Steve Martin Jack Kroll - Essay

Jack Kroll

(Contemporary Literary Criticism)

In a time burbling with misused and perverted intelligence, Steve Martin is a welcome apostle of pure idiocy. Not the corroded comforts of neuroticism (Woody Allen), not the subversive logic of madness and bad taste (Mel Brooks), but blessed idiocy is Martin's thing, and in director Carl Reiner he's found the perfect collaborator in creative cretinism. Well, not perfect, because as talented as Reiner is, the Martin movies he's directed and cowritten ("The Jerk" and "Dead Men Don't Wear Plaid") are a bit scrappy; they don't have the total personality of the Allen and Brooks movies. Still, with Reiner, Martin has created an endearing hero of our time, the Jerk, an updated version of the classic Fool. And in "The Man With Two Brains" they have produced more laughs per quartz-vibration than in any of their previous works.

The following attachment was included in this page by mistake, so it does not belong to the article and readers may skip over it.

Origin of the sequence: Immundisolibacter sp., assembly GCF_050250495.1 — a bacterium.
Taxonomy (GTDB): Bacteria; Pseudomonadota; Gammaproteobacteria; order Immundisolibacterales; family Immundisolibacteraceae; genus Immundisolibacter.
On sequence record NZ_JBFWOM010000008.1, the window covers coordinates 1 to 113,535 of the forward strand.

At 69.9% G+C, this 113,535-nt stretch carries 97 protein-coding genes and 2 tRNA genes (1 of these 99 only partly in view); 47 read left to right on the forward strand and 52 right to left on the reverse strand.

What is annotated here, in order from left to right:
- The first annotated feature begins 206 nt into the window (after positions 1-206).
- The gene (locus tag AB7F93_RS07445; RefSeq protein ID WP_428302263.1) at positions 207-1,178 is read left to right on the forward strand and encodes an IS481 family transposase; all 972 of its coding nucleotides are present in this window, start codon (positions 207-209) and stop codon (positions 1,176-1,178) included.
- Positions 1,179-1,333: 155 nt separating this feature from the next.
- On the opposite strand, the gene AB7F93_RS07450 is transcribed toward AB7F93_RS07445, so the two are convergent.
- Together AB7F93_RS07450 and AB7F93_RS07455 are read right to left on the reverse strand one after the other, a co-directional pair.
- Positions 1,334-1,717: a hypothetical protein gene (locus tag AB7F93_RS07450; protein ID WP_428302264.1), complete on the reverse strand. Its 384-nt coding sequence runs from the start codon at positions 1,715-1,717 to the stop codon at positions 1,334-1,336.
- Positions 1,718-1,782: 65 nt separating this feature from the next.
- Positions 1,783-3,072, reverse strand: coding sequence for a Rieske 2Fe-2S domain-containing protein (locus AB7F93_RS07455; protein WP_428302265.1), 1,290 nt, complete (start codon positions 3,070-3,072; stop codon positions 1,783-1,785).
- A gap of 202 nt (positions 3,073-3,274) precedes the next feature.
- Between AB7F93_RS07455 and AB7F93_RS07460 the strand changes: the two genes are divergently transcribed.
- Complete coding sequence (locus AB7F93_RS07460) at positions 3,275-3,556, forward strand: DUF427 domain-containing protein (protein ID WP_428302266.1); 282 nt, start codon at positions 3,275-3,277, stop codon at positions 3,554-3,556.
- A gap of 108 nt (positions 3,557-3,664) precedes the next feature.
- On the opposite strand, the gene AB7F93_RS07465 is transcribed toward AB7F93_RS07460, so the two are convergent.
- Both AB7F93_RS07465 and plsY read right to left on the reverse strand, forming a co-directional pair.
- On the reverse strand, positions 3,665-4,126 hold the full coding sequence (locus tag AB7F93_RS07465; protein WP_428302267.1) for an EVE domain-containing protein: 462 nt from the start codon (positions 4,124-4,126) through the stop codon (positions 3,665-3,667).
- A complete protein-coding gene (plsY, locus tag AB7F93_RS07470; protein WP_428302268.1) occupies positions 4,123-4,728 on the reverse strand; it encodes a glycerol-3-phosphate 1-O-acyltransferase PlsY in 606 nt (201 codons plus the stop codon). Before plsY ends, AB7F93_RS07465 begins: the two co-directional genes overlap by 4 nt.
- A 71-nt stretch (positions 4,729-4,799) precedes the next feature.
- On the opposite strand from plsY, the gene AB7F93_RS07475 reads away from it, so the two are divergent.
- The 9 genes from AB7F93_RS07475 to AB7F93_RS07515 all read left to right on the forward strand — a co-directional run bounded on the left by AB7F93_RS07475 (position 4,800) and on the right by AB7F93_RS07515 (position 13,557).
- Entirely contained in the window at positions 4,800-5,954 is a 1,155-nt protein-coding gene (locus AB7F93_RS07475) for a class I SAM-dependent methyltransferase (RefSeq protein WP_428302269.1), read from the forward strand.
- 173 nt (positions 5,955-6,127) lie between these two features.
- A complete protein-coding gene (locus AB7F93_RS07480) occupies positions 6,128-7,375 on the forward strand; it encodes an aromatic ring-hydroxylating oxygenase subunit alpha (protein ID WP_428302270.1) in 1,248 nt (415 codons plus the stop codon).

In these flicks Martin has become a kind of thinking man's Jerry Lewis. Where Lewis at his best raised regression to a creative principle, Martin converts expertise into the highest form of imbecility….

[Steve Martin] has the quality of true comic mania. He's not doing shtick, he's acting, with a furious and funny intensity. Like Harold Lloyd, he makes you laugh because he creates a loser who somehow wins. It's this punch-drunk oscillation between triumph and defeat that's funny….

Jack Kroll, "Idiot's Delight," in Newsweek, Vol. CI, No. 24, June 13, 1983, p. 78.